Our graduate students also had notable accomplishments. Michael Opper and Will Nediger each defended his dissertation to become a newly minted PhD. David Ogden received a Rackham Predoctoral Fellowship for his dissertation on the cognitive resources necessary for the perception of a non-native accent. Ariana Bancu was named an Outstanding Graduate Student Instructor and Chia-Wen Lo received a Rackham International Students Fellowship/Chia-Lun Lo Fellowship. Jiseung Kim was awarded the Best Student Paper at the fourth International Workshop on Sound Change for her paper, “Prosodic accommodation as a driver of sound change: Accommodation in Seoul Korean Accentual Phrase.” Finally, two of our PhD alumni will begin new academic positions in the coming academic year. Harim Kwon (Ph.D. 2015) will begin as Assistant Professor of English at George Mason University in January 2018, and Mike Opper (Ph.D. 2017) begins as Foreign Expert in the College of International Studies at Southwest University in Chongqing, China. And on April 28, we celebrated with many of the undergraduate majors and minors in Linguistics who received their B.A. degrees at the spring commencement. We are full of admiration and many congratulations to all of our students for their achievements.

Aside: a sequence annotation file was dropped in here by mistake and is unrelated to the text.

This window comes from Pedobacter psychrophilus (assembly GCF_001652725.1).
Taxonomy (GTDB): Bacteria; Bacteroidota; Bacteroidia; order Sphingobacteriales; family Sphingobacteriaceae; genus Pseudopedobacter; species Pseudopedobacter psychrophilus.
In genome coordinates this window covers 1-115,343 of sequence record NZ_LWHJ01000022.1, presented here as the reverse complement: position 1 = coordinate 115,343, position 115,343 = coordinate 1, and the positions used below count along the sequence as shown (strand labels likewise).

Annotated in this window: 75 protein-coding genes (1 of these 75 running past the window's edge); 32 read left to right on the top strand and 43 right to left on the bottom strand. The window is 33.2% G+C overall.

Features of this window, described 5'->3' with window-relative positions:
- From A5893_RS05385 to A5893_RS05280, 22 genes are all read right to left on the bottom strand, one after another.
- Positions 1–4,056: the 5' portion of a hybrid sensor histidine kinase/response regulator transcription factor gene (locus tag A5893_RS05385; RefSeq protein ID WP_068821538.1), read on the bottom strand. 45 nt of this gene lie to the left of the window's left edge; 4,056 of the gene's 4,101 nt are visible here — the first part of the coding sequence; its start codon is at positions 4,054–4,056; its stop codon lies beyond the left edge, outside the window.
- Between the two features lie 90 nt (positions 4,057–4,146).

As my third year as department chair comes to an end, I’d like to thank faculty and staff colleagues, students, and alumni most sincerely for your steadfast support of the department. When I look around for what other opportunities there might be to make a difference in the academy, I find nothing more rewarding or more compelling than being part of this particular community and doing what I can to help it thrive. For that reason, I’ve agreed to a second term serving the department as its chair.